Security in security forces
By Senior Airman Kristina Overton , 51st Fighter Wing Public Affairs
/ Published July 11, 2013
OSAN AIR BASE, Republic of Korea -- All secure. The simplicity of that statement doesn't even compare to the multitude of tasks, requirements and manpower needed to ensure that in any event, Osan Air Base and its assets are protected.
The 51st Security Forces Squadron, which is broken down into several different units, works together to accomplish their mission of protecting and defending the base and its occupants. More often than not, an individual will envision a dedicated Airman bearing firearms and wearing a protective vest posting or patrolling to ensure safety - but there are more elements to security than that.
Behind the scenes and often tucked away in the quiet recesses of the base, few are charged with maintaining the physical and electronic security that help defend and deter.
The electronic security side monitors sensor system malfunctions and upgrades, and are in charge of alarms and more than 180 cameras, ensuring each system is 100 percent intruder detection capable.
The physical security side ensures the installation's perimeter, facilities, and restricted areas are in compliance with Department of Defense and Air Force requirements by inspections and coordinating discrepancies with base agencies for prompt corrective action.
"We conduct installation defense," said Tech. Sgt. Christopher Mccrory, 51st SFS NCO in charge of physical security. "Especially here, being a forward-located base, the threat is real - a little bit more real than you may encounter stateside. You have to maintain the physical security requirements to deter these threats and protect our vital assets. Our mission here is very important. Protect the personnel, protect our resources, protect the base. It's a challenge, but it's an awesome job."
From managing the fence lines, to making sure that the exterior of protected facilities have appropriate lighting, each project must adhere to specifications according to guidelines, handbooks and Air Force instructions. Regular upkeep and maintenance is required for construction and physical security requirements.
Electronic security doesn't replace, but mitigates the requirements for how many people have to guard certain assets and facilities. By providing constant surveillance, sensors and alarms, another essential level of protection is provided to the base. For those specializing in this section, the ongoing challenge links them to past and future projects.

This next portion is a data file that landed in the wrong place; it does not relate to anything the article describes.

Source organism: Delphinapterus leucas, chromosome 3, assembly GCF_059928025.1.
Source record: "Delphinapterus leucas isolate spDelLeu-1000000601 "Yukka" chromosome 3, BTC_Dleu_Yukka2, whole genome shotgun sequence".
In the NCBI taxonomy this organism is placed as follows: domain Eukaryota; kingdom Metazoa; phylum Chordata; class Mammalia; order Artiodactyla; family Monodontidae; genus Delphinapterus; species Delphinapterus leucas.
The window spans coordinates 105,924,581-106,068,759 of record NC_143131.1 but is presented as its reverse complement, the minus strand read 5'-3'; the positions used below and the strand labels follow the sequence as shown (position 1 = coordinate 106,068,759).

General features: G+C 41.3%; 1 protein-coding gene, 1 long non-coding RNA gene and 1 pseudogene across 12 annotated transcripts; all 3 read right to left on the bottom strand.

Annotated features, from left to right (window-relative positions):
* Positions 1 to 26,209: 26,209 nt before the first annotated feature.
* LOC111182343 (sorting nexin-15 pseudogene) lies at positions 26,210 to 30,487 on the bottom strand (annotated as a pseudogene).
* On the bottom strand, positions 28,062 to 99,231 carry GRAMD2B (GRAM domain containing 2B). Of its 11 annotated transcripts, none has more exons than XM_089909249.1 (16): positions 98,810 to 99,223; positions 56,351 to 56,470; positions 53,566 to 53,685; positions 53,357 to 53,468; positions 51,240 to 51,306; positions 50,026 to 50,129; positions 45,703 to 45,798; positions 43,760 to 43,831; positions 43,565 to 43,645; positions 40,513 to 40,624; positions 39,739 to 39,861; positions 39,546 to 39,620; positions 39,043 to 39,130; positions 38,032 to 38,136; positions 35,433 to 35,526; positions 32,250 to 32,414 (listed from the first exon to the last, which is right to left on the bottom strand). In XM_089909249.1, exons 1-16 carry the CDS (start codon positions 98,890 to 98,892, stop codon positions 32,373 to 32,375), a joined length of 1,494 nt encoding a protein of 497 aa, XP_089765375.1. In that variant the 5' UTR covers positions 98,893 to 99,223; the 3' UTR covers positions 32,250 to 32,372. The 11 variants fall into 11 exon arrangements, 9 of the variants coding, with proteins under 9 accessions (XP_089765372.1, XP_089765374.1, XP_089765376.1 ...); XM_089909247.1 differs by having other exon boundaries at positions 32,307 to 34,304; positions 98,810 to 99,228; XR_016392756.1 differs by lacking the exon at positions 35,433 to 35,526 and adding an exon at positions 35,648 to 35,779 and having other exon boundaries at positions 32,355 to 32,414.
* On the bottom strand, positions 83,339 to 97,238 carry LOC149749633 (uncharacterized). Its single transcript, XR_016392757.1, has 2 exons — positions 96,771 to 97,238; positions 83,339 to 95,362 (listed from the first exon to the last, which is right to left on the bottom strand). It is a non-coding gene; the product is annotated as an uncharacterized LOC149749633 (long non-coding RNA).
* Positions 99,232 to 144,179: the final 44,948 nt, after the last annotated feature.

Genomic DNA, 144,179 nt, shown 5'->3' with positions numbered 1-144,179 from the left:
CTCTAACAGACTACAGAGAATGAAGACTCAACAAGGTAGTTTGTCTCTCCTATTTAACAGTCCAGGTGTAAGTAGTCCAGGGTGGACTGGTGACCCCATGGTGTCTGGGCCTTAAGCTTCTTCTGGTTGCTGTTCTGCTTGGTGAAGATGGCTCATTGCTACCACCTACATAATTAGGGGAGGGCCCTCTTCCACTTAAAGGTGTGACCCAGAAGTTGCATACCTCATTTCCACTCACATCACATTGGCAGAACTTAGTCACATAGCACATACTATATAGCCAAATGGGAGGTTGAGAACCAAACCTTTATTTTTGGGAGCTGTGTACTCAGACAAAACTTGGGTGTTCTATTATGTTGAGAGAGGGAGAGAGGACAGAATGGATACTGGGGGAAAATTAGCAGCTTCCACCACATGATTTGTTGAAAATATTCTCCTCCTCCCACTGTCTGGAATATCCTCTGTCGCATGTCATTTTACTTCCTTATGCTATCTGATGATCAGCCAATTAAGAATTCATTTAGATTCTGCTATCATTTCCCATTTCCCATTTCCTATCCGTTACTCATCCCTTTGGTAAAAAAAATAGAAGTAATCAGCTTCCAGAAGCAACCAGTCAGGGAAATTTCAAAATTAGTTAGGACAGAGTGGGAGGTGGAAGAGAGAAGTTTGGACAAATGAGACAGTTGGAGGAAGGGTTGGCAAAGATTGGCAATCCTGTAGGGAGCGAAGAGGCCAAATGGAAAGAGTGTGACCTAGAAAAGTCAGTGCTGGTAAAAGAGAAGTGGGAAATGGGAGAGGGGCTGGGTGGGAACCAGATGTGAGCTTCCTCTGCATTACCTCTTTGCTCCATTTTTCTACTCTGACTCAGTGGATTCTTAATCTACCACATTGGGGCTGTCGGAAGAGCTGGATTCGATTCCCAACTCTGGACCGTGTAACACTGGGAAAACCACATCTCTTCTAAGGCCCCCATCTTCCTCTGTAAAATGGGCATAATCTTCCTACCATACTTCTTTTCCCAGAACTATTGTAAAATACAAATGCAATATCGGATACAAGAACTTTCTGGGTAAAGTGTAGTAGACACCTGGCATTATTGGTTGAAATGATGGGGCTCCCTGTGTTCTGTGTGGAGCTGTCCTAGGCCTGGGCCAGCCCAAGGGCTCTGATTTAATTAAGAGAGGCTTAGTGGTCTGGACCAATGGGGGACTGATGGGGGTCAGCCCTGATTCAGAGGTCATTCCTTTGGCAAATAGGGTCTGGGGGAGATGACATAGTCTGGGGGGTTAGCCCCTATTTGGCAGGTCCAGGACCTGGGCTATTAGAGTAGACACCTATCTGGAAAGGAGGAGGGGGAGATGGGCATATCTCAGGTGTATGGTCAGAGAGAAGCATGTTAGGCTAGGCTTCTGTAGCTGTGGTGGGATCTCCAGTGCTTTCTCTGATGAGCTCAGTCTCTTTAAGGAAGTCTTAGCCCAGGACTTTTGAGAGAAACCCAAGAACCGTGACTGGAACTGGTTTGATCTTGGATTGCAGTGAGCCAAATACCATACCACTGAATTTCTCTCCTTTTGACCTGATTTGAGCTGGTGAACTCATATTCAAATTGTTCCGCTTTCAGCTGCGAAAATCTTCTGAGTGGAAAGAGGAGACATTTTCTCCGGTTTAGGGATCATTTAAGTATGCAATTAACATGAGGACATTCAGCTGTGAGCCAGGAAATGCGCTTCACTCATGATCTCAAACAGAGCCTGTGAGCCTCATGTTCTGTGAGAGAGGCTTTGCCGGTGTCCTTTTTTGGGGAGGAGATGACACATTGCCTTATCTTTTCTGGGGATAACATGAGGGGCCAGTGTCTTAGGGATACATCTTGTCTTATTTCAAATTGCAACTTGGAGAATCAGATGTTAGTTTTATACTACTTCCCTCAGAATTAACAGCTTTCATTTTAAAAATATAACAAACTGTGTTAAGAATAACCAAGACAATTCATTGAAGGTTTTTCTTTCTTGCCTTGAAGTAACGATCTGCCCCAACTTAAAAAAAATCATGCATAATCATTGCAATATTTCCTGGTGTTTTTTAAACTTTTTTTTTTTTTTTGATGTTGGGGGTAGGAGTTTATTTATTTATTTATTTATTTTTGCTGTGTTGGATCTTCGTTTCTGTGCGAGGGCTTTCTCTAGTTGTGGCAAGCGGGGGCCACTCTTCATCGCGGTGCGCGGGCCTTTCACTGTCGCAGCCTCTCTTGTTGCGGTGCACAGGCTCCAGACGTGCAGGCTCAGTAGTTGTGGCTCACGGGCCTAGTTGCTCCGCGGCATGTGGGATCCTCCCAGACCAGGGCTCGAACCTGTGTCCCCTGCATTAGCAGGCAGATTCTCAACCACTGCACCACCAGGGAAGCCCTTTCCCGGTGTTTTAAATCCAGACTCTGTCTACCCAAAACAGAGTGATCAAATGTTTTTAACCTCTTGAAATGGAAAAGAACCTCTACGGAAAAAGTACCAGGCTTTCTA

"A lot of the projects and plans we get to put our name on, don't actually happen during the course of time that we're here," Tech. Sgt. Jason Sherman, NCOIC electronic security systems. "We get to work hand-in-hand with our predecessors almost. Most of our office is putting to rest initiatives that happened three to five years ago, and are starting new projects that will be here for many Airman and NCOs to come that we helped initiate."
Electronic security varies from the alarm sensors placed on the flight line, intrusion detection systems and duress buttons, to the cameras placed on fences, referred to as alarm platforms. Each device has to be maintained. To get the job done, Airmen working these projects must overcome obstacles here such as terrain, space availability, weather fluctuations and even operator errors. No matter the challenge, they find the best way to meet each standard they are given and provide optimal security.
"It's neat - what we do, what we map out and sign off on," Sherman continued. "We will put alarms on something, and specify how it should be guarded and Airmen will be committed to executing that plan we developed. We are active participants, sitting at tables with colonels, giving our expertise on how to keep the base safe, and letting them know what the specific requirements are. That's pretty neat."
Electronic security and physical security work together to accomplish their mission, and both sections are pivotal to safeguarding the $54 billion of assets on Osan.
"It's different from normal operations, and you have to learn the regulations frontward and backward." Mccrory said. "But we can get see the nitty gritty and the behind the scenes, conduct assessments and solve problems if there are any. We are making this a better and safer base."